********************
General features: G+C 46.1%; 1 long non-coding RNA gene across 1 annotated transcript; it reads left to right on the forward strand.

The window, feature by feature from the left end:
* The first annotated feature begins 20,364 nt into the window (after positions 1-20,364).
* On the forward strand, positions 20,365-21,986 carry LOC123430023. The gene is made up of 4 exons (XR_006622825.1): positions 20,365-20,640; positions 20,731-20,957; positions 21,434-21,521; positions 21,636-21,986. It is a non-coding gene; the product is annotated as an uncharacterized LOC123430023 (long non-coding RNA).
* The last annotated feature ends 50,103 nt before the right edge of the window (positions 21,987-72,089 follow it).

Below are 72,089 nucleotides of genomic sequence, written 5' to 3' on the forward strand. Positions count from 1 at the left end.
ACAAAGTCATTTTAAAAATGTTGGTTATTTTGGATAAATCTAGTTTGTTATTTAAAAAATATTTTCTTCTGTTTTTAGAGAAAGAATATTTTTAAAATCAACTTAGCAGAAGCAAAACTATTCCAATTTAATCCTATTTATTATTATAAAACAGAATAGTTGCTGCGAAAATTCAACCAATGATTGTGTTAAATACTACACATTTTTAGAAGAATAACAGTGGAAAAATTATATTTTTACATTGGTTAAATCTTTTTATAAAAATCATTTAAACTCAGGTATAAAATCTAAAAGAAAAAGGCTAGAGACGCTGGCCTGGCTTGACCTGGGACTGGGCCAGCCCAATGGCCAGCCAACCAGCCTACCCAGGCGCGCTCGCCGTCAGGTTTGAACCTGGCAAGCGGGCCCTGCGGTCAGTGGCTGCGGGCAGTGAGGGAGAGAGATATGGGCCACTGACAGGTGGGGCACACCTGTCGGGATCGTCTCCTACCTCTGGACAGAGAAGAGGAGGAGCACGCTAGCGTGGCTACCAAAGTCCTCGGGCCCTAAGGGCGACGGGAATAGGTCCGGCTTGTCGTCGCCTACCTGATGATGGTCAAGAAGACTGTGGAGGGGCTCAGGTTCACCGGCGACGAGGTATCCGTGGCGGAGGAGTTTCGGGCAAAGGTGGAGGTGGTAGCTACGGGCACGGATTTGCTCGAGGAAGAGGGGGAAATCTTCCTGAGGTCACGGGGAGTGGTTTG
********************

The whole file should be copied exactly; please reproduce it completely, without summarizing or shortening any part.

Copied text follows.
General features: G+C 46.1%; 1 long non-coding RNA gene across 1 annotated transcript; it reads left to right on the forward strand.

The window, feature by feature from the left end:
* The first annotated feature begins 20,364 nt into the window (after positions 1-20,364).
* On the forward strand, positions 20,365-21,986 carry LOC123430023. The gene is made up of 4 exons (XR_006622825.1): positions 20,365-20,640; positions 20,731-20,957; positions 21,434-21,521; positions 21,636-21,986. It is a non-coding gene; the product is annotated as an uncharacterized LOC123430023 (long non-coding RNA).
* The last annotated feature ends 50,103 nt before the right edge of the window (positions 21,987-72,089 follow it).

Below are 72,089 nucleotides of genomic sequence, written 5' to 3' on the forward strand. Positions count from 1 at the left end.
ACAAAGTCATTTTAAAAATGTTGGTTATTTTGGATAAATCTAGTTTGTTATTTAAAAAATATTTTCTTCTGTTTTTAGAGAAAGAATATTTTTAAAATCAACTTAGCAGAAGCAAAACTATTCCAATTTAATCCTATTTATTATTATAAAACAGAATAGTTGCTGCGAAAATTCAACCAATGATTGTGTTAAATACTACACATTTTTAGAAGAATAACAGTGGAAAAATTATATTTTTACATTGGTTAAATCTTTTTATAAAAATCATTTAAACTCAGGTATAAAATCTAAAAGAAAAAGGCTAGAGACGCTGGCCTGGCTTGACCTGGGACTGGGCCAGCCCAATGGCCAGCCAACCAGCCTACCCAGGCGCGCTCGCCGTCAGGTTTGAACCTGGCAAGCGGGCCCTGCGGTCAGTGGCTGCGGGCAGTGAGGGAGAGAGATATGGGCCACTGACAGGTGGGGCACACCTGTCGGGATCGTCTCCTACCTCTGGACAGAGAAGAGGAGGAGCACGCTAGCGTGGCTACCAAAGTCCTCGGGCCCTAAGGGCGACGGGAATAGGTCCGGCTTGTCGTCGCCTACCTGATGATGGTCAAGAAGACTGTGGAGGGGCTCAGGTTCACCGGCGACGAGGTATCCGTGGCGGAGGAGTTTCGGGCAAAGGTGGAGGTGGTAGCTACGGGCACGGATTTGCTCGAGGAAGAGGGGGAAATCTTCCTGAGGTCACGGGGAGTGGTTTG